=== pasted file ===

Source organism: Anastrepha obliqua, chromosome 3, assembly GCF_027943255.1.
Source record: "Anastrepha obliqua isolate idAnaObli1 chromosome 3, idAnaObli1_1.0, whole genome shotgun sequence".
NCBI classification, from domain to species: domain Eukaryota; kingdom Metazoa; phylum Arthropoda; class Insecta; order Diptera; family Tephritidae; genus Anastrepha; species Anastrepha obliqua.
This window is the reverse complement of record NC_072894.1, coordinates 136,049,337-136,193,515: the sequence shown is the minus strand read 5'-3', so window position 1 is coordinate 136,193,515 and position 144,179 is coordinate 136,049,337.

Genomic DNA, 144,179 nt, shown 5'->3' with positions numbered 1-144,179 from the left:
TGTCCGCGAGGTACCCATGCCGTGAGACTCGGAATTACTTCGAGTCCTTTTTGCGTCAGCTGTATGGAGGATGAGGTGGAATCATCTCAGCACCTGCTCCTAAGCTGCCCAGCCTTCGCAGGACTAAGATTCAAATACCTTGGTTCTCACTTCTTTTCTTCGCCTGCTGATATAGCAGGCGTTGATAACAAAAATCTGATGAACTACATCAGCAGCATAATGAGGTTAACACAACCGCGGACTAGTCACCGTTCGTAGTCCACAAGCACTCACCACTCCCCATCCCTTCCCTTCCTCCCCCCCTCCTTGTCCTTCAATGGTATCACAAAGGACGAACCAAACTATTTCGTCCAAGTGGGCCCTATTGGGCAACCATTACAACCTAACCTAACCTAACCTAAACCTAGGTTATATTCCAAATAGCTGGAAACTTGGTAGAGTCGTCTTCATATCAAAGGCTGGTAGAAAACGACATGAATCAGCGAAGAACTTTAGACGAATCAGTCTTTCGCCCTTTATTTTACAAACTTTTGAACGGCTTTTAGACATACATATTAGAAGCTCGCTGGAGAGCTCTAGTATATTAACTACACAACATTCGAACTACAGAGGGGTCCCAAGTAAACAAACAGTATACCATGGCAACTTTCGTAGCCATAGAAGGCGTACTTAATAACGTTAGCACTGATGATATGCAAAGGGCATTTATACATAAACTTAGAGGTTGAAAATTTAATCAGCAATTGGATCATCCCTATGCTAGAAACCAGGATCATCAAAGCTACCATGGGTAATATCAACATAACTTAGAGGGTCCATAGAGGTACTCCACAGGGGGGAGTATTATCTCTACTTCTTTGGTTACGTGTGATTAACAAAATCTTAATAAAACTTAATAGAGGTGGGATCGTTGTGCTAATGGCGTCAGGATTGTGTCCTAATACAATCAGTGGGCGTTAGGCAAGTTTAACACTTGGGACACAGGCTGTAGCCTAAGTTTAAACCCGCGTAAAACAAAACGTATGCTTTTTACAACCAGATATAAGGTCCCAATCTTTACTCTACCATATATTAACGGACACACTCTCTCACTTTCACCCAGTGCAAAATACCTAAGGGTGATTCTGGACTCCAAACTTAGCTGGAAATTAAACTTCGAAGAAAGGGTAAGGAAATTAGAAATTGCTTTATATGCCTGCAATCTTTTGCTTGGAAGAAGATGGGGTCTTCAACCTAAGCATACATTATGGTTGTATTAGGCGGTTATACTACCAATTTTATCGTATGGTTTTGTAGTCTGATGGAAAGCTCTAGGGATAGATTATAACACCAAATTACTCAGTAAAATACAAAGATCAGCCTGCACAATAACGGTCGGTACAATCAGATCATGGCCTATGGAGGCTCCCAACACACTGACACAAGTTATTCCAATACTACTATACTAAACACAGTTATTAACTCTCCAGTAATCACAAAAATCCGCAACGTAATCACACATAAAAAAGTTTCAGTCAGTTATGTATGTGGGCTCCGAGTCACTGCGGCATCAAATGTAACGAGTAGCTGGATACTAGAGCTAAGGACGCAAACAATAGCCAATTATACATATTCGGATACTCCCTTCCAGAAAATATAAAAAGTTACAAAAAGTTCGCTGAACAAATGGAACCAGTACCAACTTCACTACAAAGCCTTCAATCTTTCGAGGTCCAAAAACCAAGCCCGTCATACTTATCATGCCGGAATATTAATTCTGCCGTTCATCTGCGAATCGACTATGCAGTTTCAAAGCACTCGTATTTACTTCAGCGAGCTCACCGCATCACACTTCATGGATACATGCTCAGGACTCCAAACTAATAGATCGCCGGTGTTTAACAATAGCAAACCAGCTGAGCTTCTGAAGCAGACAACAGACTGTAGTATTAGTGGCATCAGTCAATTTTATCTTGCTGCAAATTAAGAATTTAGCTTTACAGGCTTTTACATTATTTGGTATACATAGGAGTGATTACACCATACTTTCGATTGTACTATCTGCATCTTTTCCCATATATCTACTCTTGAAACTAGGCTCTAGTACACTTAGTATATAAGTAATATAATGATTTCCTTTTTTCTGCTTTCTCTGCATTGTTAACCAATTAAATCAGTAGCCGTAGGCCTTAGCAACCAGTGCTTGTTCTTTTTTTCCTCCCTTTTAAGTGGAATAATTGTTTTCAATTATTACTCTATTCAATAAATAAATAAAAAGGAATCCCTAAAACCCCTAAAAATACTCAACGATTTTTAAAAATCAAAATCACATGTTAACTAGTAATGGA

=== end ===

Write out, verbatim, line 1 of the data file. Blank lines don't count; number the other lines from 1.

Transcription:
Source organism: Anastrepha obliqua, chromosome 3, assembly GCF_027943255.1.